Friday, September 25, 2009

Link Proliferation: "Many a quaint and curious volume of forgotten lore."

Somebody Might Get A Head, But Someone Might Get Hurt interviews Colin Dickey, author of Cranioklepty: Grave Robbing and the Search for Genius. Dickey's new book explores the wonderful world of 19th Century psuedoscience and some of phrenologies more lurid aspects.

From the interview:

IDEAS: Whose skulls made for the most inviting targets?

DICKEY: The three categories of individuals who were most interesting for finding out about the human mind were criminals, the insane, and geniuses, in the sense that they represented the extreme versions of the human mind .... It was easy enough to get the heads of criminals and the insane. Nobody wanted these, really. You could go to any asylum cemetery and root around and not be bothered, or hang out at the gallows and scoop up an executed criminal. Those two were pretty easy. Getting the heads of geniuses proved to be considerably more difficult.

IDEAS: Just how common was grave robbing for phrenology?

DICKEY: It was probably not too common, though significant enough to be a recurring theme. I think it was really more the fear that this was happening on a much more widespread basis, especially in Vienna, where phrenology began. Among detractors of phrenologists, there was something close to a panic about people’s heads being stolen from the grave. Franz Joseph Gall, the guy who invented it - he was very clear that he didn’t take heads illegally. He got them all through legitimate means, although he said at one point, “If I had Gabriel’s killing sword, Kant and Goethe would have to watch out.”

How Green Were the Nazis?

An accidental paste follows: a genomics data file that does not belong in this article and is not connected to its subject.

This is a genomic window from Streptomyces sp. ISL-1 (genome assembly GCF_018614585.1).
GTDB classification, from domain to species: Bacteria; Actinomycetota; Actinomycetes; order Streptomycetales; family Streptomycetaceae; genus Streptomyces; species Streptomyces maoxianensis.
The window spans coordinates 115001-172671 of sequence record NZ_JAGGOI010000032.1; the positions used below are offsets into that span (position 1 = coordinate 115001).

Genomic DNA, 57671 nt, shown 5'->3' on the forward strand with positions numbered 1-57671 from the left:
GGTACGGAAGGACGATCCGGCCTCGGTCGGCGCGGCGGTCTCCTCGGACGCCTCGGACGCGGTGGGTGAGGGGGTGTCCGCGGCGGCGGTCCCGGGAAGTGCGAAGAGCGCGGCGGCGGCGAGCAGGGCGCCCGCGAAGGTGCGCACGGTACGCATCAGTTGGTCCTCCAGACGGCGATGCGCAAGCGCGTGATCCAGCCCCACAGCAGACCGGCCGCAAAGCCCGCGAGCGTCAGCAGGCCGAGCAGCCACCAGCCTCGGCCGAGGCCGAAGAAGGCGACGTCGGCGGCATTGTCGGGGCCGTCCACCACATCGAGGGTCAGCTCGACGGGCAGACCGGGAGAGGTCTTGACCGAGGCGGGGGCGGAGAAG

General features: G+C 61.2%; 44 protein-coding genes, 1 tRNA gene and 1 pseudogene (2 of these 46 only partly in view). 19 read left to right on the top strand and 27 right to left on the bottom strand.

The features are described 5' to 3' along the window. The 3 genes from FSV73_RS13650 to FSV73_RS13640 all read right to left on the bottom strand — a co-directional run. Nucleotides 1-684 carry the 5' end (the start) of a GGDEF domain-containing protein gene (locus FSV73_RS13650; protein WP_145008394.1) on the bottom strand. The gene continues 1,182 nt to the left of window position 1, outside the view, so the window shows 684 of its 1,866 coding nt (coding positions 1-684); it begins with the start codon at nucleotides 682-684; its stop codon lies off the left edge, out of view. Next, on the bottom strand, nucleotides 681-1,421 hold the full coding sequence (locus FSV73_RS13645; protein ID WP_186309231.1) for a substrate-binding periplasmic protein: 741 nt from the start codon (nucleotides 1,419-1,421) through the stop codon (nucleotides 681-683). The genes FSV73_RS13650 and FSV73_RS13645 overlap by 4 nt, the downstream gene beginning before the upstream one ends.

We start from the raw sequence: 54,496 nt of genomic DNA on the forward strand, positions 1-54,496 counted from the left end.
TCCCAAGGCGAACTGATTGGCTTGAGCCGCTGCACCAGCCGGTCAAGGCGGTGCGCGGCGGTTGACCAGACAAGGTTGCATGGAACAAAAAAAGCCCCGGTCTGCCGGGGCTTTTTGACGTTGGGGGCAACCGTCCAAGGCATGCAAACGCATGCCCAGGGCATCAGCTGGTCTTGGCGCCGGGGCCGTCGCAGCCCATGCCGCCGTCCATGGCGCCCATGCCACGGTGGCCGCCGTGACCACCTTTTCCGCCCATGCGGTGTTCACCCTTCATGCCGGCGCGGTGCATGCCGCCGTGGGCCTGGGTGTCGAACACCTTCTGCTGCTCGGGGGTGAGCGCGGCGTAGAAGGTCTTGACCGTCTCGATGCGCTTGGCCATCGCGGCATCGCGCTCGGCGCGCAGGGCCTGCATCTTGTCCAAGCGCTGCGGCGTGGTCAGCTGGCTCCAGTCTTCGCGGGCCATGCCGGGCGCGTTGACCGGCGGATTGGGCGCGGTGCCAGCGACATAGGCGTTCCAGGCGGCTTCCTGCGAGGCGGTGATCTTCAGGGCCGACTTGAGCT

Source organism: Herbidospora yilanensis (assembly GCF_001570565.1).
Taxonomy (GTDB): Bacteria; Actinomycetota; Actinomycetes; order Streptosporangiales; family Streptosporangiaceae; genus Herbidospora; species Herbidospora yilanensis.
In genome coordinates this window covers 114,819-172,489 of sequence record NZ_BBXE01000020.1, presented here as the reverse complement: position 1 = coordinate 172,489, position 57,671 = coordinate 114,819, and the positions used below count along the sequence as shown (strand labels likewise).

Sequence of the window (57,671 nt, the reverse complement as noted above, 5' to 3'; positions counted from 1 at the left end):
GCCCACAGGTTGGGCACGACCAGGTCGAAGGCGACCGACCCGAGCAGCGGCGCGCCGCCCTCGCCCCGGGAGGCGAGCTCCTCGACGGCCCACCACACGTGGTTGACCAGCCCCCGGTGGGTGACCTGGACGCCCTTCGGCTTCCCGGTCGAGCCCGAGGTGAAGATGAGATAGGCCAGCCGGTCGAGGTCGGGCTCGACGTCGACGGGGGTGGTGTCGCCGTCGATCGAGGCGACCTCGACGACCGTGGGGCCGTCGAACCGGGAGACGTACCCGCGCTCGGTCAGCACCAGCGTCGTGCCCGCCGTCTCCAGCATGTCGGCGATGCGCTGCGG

If you haven't yet discovered the joys of online book retailers AbeBooks' "Weird Book Room," then you need to check it out.

This weeks selections include such fabulous tomes as How Green Were the Nazis?, The Haunted Vagina, and The Waterless Toilet: Is It Right For You?.

Jung, Man, There's No Need to Be Sad

The NY Times has an interest piece on the publication of Carl Jung's "Red Book": the surreally mystical quest narrative/dream journal/psychadelic puzzle that's been locked away from general public for about a century. From the article:

This is a story about a nearly 100-year-old book, bound in red leather, which has spent the last quarter century secreted away in a bank vault in Switzerland. The book is big and heavy and its spine is etched with gold letters that say “Liber Novus,” which is Latin for “New Book.” Its pages are made from thick cream-colored parchment and filled with paintings of otherworldly creatures and handwritten dialogues with gods and devils. If you didn’t know the book’s vintage, you might confuse it for a lost medieval tome.

And yet between the book’s heavy covers, a very modern story unfolds. It goes as follows: Man skids into midlife and loses his soul. Man goes looking for soul. After a lot of instructive hardship and adventure — taking place entirely in his head — he finds it again.

Some people feel that nobody should read the book, and some feel that everybody should read it. The truth is, nobody really knows. Most of what has been said about the book — what it is, what it means — is the product of guesswork, because from the time it was begun in 1914 in a smallish town in Switzerland, it seems that only about two dozen people have managed to read or even have much of a look at it.

The story includes a beautiful multimedia slideshow of book.


zoe said...

another day made perfect by your blog. thanks :)
i'm very concerned with the suggestion that there exists that type of haunting.
but i'm excited about this jung book...i'm hopping right over for the slide show now...thanks!

Monster Scholar said...

The haunted vagina sounds like some paranormal investigator's excuse to bone his clients.

"I have to boink you, there's a ghost in your vag!"

Ms Harker said...

I love reading things about ye olde methods of medicine, the idea that the shape of your skull dictates your psychopathology! Fabulous, I have to get Dickey's book!

CRwM said...


I've seen some pages of the Norton edition and it is lovely, if slightly mad. You're going to dig it.

CRwM said...


The title makes me think of the line from Ghostbusters, "Oh yes, we're totally discrete."